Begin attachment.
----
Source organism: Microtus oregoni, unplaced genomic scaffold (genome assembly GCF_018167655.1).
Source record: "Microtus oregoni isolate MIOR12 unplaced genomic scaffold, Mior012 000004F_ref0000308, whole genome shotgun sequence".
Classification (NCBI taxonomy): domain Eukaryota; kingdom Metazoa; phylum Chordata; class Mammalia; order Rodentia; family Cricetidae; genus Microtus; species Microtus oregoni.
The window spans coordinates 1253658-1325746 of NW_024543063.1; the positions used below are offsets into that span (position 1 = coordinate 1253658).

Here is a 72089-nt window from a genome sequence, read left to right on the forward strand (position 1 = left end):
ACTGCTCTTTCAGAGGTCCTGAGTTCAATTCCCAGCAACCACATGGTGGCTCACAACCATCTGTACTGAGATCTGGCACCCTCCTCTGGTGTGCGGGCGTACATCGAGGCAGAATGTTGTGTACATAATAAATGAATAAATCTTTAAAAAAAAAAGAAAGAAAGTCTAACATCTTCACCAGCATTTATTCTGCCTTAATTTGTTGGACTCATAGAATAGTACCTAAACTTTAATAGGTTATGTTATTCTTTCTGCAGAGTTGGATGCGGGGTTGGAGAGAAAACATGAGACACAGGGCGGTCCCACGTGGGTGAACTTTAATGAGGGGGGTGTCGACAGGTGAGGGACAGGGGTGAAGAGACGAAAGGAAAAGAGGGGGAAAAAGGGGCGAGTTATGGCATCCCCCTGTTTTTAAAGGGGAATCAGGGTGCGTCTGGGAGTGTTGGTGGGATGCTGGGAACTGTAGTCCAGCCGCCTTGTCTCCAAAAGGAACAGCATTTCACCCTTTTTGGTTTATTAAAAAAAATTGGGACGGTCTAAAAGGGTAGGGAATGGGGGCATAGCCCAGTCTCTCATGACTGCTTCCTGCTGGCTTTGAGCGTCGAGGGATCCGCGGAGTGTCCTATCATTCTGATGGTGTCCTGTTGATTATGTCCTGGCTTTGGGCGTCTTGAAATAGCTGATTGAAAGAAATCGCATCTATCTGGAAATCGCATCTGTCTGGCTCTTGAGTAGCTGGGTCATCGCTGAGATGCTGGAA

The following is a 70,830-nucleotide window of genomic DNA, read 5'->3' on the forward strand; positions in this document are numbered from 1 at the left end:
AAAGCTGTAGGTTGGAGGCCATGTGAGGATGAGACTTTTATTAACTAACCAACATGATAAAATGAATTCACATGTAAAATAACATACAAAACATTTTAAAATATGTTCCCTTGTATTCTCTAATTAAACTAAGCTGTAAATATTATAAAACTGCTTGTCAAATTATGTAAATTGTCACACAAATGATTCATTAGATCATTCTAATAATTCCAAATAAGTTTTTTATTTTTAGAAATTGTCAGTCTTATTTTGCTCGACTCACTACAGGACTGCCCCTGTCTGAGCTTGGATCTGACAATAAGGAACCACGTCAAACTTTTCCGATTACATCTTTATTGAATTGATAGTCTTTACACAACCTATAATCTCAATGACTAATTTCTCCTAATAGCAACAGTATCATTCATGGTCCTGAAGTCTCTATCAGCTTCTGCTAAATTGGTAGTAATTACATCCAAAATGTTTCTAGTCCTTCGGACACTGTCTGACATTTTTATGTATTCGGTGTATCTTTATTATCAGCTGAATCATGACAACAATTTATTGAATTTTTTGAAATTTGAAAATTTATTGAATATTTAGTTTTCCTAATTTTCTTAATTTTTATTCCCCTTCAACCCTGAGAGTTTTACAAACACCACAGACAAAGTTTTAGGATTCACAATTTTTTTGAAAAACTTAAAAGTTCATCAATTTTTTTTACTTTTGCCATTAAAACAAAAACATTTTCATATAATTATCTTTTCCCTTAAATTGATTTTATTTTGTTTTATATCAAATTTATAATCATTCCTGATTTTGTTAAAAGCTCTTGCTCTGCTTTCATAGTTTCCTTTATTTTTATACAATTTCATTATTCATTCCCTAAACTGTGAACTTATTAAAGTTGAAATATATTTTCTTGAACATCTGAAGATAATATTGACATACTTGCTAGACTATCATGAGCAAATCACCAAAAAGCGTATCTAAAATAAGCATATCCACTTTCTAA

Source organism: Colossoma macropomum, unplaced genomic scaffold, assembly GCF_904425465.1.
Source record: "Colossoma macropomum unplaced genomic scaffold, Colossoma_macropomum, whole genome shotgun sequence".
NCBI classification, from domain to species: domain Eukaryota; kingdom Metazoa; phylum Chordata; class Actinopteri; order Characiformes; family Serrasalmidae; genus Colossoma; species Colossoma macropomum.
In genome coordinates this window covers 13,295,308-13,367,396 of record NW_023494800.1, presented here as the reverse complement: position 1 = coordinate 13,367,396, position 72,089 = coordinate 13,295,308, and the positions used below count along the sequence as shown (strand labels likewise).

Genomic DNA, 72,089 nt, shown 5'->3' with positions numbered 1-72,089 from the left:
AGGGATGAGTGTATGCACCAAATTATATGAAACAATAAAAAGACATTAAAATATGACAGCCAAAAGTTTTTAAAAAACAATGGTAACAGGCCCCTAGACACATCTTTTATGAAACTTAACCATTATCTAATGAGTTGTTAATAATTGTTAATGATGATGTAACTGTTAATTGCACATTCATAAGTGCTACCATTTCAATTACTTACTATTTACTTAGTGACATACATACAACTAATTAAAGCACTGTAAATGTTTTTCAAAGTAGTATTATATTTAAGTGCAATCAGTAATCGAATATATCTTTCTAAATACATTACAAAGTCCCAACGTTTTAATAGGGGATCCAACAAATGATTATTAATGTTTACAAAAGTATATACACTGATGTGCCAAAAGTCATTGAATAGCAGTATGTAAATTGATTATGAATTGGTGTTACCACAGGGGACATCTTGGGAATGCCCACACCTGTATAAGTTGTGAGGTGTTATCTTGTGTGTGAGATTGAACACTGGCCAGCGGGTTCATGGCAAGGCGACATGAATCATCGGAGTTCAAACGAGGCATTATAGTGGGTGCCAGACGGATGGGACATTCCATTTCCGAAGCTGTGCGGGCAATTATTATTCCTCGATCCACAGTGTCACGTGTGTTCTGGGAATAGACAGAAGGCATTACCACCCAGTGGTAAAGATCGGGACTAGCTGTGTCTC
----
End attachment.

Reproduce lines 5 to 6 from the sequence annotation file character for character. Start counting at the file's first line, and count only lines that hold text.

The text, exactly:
Here is a 72089-nt window from a genome sequence, read left to right on the forward strand (position 1 = left end):
ACTGCTCTTTCAGAGGTCCTGAGTTCAATTCCCAGCAACCACATGGTGGCTCACAACCATCTGTACTGAGATCTGGCACCCTCCTCTGGTGTGCGGGCGTACATCGAGGCAGAATGTTGTGTACATAATAAATGAATAAATCTTTAAAAAAAAAAGAAAGAAAGTCTAACATCTTCACCAGCATTTATTCTGCCTTAATTTGTTGGACTCATAGAATAGTACCTAAACTTTAATAGGTTATGTTATTCTTTCTGCAGAGTTGGATGCGGGGTTGGAGAGAAAACATGAGACACAGGGCGGTCCCACGTGGGTGAACTTTAATGAGGGGGGTGTCGACAGGTGAGGGACAGGGGTGAAGAGACGAAAGGAAAAGAGGGGGAAAAAGGGGCGAGTTATGGCATCCCCCTGTTTTTAAAGGGGAATCAGGGTGCGTCTGGGAGTGTTGGTGGGATGCTGGGAACTGTAGTCCAGCCGCCTTGTCTCCAAAAGGAACAGCATTTCACCCTTTTTGGTTTATTAAAAAAAATTGGGACGGTCTAAAAGGGTAGGGAATGGGGGCATAGCCCAGTCTCTCATGACTGCTTCCTGCTGGCTTTGAGCGTCGAGGGATCCGCGGAGTGTCCTATCATTCTGATGGTGTCCTGTTGATTATGTCCTGGCTTTGGGCGTCTTGAAATAGCTGATTGAAAGAAATCGCATCTATCTGGAAATCGCATCTGTCTGGCTCTTGAGTAGCTGGGTCATCGCTGAGATGCTGGAA